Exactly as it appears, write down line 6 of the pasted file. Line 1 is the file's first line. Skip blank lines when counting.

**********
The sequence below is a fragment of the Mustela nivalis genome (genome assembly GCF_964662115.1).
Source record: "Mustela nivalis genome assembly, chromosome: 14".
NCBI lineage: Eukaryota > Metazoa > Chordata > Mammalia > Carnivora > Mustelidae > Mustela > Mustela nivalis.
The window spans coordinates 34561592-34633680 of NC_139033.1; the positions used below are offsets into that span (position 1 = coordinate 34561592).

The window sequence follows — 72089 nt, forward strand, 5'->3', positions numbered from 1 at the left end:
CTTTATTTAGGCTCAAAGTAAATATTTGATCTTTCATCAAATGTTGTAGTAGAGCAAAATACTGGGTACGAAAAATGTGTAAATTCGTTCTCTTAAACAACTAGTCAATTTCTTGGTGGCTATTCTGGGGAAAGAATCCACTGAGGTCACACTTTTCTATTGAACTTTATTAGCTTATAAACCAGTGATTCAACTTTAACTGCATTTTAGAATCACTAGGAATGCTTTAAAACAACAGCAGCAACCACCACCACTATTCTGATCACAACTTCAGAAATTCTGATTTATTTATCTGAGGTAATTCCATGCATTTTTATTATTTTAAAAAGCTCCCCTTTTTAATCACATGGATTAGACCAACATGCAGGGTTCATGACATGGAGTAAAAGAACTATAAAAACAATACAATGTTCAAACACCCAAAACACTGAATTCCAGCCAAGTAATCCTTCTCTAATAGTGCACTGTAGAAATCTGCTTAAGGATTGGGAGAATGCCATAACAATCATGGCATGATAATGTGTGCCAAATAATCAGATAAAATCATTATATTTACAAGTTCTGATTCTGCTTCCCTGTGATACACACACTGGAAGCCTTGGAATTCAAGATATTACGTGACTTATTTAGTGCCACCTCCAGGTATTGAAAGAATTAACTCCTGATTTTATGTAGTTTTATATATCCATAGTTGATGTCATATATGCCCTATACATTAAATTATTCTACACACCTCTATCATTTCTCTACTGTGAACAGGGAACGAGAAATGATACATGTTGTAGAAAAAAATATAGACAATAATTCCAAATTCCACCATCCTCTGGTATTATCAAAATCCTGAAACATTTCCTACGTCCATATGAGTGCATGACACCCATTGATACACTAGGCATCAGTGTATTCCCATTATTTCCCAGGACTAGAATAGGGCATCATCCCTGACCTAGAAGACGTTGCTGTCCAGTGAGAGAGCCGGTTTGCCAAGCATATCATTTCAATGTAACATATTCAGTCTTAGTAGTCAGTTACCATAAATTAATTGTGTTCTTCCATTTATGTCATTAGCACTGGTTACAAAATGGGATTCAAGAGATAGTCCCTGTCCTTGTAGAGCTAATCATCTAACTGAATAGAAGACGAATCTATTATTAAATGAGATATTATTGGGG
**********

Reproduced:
CTTTATTTAGGCTCAAAGTAAATATTTGATCTTTCATCAAATGTTGTAGTAGAGCAAAATACTGGGTACGAAAAATGTGTAAATTCGTTCTCTTAAACAACTAGTCAATTTCTTGGTGGCTATTCTGGGGAAAGAATCCACTGAGGTCACACTTTTCTATTGAACTTTATTAGCTTATAAACCAGTGATTCAACTTTAACTGCATTTTAGAATCACTAGGAATGCTTTAAAACAACAGCAGCAACCACCACCACTATTCTGATCACAACTTCAGAAATTCTGATTTATTTATCTGAGGTAATTCCATGCATTTTTATTATTTTAAAAAGCTCCCCTTTTTAATCACATGGATTAGACCAACATGCAGGGTTCATGACATGGAGTAAAAGAACTATAAAAACAATACAATGTTCAAACACCCAAAACACTGAATTCCAGCCAAGTAATCCTTCTCTAATAGTGCACTGTAGAAATCTGCTTAAGGATTGGGAGAATGCCATAACAATCATGGCATGATAATGTGTGCCAAATAATCAGATAAAATCATTATATTTACAAGTTCTGATTCTGCTTCCCTGTGATACACACACTGGAAGCCTTGGAATTCAAGATATTACGTGACTTATTTAGTGCCACCTCCAGGTATTGAAAGAATTAACTCCTGATTTTATGTAGTTTTATATATCCATAGTTGATGTCATATATGCCCTATACATTAAATTATTCTACACACCTCTATCATTTCTCTACTGTGAACAGGGAACGAGAAATGATACATGTTGTAGAAAAAAATATAGACAATAATTCCAAATTCCACCATCCTCTGGTATTATCAAAATCCTGAAACATTTCCTACGTCCATATGAGTGCATGACACCCATTGATACACTAGGCATCAGTGTATTCCCATTATTTCCCAGGACTAGAATAGGGCATCATCCCTGACCTAGAAGACGTTGCTGTCCAGTGAGAGAGCCGGTTTGCCAAGCATATCATTTCAATGTAACATATTCAGTCTTAGTAGTCAGTTACCATAAATTAATTGTGTTCTTCCATTTATGTCATTAGCACTGGTTACAAAATGGGATTCAAGAGATAGTCCCTGTCCTTGTAGAGCTAATCATCTAACTGAATAGAAGACGAATCTATTATTAAATGAGATATTATTGGGG